…for his convention address was Matthew Scully, the same guy who wrote Sarah Palin’s acceptance speech at the 2008 Republican National Convention.
If I ever need to make a speech, I think I just might call that guy.
Scully is a pretty complex character. He used to write speeches for Pennsylvania Governor Bob Casey, a pro-life Democrat (“Scully has a history of finding rhetorical unity for voters on the right and in the center”), and quite a few for George Bush. Unlike most of Obama’s speechwriters, he’s not a youngster; he was born in 1959 (although that makes him a youngster to me).
Scully is conservative, but he’s also an animal rights advocate, which means he must have been a rather interesting fit for Sarah Palin:
A vegetarian who is regularly critical of the NRA and much of the hunting community, he is a passionate advocate for doing away with the more brutal versions of blood-sport, including aerial hunting, which Palin supports.
It seems to be Scully’s fate to write speeches for hunters. Like Palin, Ryan is an avid hunter, this time with pistol, rifle, and bow. You might suppose the latter method to be more acceptable to Scully (more sporting?), but it’s not (“bows and pistols…only compound and prolong the victim’s suffering”).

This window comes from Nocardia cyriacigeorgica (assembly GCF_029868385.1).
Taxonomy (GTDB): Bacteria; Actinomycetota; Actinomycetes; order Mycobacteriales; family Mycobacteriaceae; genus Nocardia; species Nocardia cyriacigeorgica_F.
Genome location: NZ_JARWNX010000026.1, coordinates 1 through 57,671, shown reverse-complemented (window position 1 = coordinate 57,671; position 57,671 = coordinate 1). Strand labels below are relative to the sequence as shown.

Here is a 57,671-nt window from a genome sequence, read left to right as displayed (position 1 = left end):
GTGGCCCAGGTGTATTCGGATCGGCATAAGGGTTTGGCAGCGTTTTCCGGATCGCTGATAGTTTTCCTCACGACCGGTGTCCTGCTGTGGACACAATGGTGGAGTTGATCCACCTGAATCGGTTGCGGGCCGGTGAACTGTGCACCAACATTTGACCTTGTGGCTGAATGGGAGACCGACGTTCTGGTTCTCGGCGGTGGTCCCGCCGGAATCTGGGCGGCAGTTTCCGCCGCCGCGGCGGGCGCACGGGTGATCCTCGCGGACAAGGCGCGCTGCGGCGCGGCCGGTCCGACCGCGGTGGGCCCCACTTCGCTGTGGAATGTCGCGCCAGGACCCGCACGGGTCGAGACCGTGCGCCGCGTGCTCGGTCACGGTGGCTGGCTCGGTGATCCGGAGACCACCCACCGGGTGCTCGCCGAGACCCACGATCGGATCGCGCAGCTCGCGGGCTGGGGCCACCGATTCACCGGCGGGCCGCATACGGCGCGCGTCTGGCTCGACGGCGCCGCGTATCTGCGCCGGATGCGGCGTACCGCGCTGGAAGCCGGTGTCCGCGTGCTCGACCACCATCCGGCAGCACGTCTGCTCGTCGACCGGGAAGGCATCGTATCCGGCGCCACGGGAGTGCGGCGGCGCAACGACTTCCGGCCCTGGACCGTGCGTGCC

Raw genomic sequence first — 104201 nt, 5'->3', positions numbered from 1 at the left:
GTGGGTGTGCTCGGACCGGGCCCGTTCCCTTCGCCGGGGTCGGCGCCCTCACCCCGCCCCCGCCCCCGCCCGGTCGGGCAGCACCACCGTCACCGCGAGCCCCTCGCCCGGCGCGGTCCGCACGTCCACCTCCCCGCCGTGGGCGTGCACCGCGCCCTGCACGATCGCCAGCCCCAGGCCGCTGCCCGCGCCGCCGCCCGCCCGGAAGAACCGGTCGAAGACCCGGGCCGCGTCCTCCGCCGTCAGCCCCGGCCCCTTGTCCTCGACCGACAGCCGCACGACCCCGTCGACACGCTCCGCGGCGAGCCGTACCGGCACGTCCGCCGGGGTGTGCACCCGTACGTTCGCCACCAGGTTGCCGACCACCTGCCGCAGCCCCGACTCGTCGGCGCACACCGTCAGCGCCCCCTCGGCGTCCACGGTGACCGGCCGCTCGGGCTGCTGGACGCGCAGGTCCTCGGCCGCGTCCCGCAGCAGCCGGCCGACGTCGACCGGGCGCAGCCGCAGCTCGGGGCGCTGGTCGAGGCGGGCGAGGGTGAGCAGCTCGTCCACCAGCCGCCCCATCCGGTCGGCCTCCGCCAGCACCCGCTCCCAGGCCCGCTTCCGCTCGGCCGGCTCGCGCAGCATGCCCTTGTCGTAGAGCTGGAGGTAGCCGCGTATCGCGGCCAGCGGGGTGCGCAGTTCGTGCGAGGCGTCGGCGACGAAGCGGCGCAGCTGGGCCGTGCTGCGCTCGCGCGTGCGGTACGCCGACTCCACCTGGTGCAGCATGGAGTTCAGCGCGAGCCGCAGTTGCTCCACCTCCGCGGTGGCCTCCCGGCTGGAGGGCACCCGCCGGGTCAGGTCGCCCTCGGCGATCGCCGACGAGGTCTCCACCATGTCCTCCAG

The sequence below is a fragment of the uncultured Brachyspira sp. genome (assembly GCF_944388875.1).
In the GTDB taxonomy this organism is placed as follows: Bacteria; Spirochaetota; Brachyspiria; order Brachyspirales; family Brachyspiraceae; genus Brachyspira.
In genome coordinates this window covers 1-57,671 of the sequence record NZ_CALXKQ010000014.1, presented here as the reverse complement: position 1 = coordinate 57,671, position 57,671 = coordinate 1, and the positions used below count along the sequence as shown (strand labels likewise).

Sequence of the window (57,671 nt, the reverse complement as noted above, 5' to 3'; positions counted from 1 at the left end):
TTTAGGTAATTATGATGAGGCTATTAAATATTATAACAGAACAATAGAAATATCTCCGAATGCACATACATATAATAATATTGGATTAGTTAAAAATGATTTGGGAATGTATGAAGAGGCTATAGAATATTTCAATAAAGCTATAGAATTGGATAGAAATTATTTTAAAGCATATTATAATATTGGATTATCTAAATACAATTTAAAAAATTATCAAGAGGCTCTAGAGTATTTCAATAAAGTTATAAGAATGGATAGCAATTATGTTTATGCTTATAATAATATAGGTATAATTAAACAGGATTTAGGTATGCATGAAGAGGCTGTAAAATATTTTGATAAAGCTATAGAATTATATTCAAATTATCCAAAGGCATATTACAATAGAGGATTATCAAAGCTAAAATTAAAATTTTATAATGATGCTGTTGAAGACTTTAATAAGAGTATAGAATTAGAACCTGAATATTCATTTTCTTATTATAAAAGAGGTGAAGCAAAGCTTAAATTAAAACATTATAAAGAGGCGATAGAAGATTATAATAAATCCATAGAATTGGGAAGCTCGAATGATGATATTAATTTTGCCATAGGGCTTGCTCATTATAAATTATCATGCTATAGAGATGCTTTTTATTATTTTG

The speechwriter’s task is a strange one, almost like a ghostwriter’s. He has to channel the thoughts of the speaker, and make that person sound like him/herself, only better. The speaker gets to approve or disapprove of every word, and sent it back for a rewrite if it’s not acceptable. The speechwriter is incredibly important in helping the politician craft a public persona, but the writer has to fade into the background the whole time; the spotlight wouldn’t do. Everybody knows that almost all politicians employ speechwriters, but at the same time the speaker wants to foster the audience’s illusion that he/she is the one who actually thought of all those clever and ringing phrases.